In "Once Upon a Time," what is the reason that the narrator is afraid?  In what ways is she similar to and different from other people in her community?

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Ashley Kannan | Middle School Teacher | (Level 3) Distinguished Educator

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In her role as the narrator, Gordimer is afraid because of the fear she possesses towards the world around her.  The exploration of her fear is the root of her similarity to and difference from the world around her.

Gordimer's initial fear in the middle of the night is reflective of the panic that others in the community possess.  She is aware of the crime around her, and this represents the root of her fear:

I have the same fears as people who do take these precautions, and my windowpanes are thin as rime, could shatter like a wineglass. A woman was murdered (how do they put it) in broad daylight in a house two blocks away, last year, and the fierce dogs who guarded an old widower and his collection of antique clocks were strangled before he was knifed by a casual laborer he had dismissed without pay.

When Gordimer says that she holds "the same fears as people who do take these precautions," it shows how the alarm of crime has impacted her.  She believes every sound is a confirmation of her worst fears.  Like the world around her, Gordimer feels "threatened."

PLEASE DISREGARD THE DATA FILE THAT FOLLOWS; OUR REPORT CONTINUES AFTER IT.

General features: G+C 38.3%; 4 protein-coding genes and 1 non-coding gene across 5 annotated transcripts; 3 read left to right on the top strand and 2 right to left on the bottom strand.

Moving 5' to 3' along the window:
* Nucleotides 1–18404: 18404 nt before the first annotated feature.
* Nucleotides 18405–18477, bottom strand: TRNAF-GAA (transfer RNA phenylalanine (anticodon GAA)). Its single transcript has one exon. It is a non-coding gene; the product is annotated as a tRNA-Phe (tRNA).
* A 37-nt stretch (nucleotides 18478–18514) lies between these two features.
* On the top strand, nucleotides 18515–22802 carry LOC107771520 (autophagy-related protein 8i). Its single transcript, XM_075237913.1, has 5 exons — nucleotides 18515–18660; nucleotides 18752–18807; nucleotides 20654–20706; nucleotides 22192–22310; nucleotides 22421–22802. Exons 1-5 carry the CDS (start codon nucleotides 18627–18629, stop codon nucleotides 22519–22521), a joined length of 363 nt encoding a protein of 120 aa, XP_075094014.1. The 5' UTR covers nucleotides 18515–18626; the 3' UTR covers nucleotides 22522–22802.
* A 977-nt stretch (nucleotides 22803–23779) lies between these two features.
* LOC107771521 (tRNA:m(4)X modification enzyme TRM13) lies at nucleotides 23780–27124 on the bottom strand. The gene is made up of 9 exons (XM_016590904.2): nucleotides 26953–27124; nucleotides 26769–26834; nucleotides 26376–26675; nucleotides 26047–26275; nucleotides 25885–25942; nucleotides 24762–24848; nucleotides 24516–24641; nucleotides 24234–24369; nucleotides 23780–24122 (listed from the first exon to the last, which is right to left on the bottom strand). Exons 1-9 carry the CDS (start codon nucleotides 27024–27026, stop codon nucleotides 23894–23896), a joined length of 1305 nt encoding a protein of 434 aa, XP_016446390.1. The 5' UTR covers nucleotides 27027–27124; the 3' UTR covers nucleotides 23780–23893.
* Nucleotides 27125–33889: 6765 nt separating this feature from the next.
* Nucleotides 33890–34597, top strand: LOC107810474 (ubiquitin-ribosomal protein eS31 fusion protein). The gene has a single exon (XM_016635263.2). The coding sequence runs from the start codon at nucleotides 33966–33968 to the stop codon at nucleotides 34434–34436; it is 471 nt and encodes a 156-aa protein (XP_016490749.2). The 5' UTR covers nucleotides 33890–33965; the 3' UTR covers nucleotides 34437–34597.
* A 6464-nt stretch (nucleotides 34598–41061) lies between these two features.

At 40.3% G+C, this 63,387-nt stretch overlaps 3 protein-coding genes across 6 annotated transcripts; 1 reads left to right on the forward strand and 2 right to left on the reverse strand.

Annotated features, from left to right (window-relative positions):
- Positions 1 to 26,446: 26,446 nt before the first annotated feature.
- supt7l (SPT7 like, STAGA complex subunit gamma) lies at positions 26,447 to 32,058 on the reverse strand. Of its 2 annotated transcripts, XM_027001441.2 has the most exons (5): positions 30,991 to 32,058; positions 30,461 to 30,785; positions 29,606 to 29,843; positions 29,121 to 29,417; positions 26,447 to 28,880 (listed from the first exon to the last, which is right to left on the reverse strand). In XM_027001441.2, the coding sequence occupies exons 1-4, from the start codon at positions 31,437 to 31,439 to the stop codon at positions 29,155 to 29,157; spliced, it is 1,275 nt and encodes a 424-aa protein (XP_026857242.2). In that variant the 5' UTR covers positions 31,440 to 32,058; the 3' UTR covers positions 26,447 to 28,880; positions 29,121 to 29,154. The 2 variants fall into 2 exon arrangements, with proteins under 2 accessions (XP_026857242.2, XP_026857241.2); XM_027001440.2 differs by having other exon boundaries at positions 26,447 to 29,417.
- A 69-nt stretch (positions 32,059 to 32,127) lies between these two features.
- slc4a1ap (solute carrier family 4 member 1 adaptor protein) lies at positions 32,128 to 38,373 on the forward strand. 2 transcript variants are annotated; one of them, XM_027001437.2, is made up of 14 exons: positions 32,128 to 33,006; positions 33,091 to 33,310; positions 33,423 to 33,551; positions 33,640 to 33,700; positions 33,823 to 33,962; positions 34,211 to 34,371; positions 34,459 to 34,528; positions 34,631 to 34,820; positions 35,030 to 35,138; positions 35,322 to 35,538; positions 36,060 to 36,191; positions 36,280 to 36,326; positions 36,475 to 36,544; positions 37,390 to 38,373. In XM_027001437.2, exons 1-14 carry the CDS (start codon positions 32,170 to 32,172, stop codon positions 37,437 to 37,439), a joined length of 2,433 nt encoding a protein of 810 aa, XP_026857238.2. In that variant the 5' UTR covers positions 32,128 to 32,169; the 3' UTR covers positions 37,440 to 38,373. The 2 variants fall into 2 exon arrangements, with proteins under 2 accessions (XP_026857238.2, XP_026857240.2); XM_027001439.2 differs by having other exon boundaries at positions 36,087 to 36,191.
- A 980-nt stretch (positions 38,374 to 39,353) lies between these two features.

Gordimer's difference is that she does not allow these fears to define her identity.  She envisions something more than simply the paranoia within her. While she initially classified "every faintest sound" as a "possible threat," Gordimer sees a rational explanation beyond the irrationality of her fear.  She understands that what she thought was reflective of crime was actually the natural condition of the house in which she lived.  In being able to explore the actual causes as opposed to seizing on her fearful element, Gordimer shows herself as different than the people in her community. 

Gordimer is different than those around her because she does not let fear control her.  She demonstrates this in her embrace of a creative outlet for her fright. She asserts that she "couldn't find a position in which my mind would let go of my body."  Her thoughtfulness from this position results in a "bedtime story" that depicts the terror in letting fear control one's life.  This insight further differentiates her from the other people in her community.

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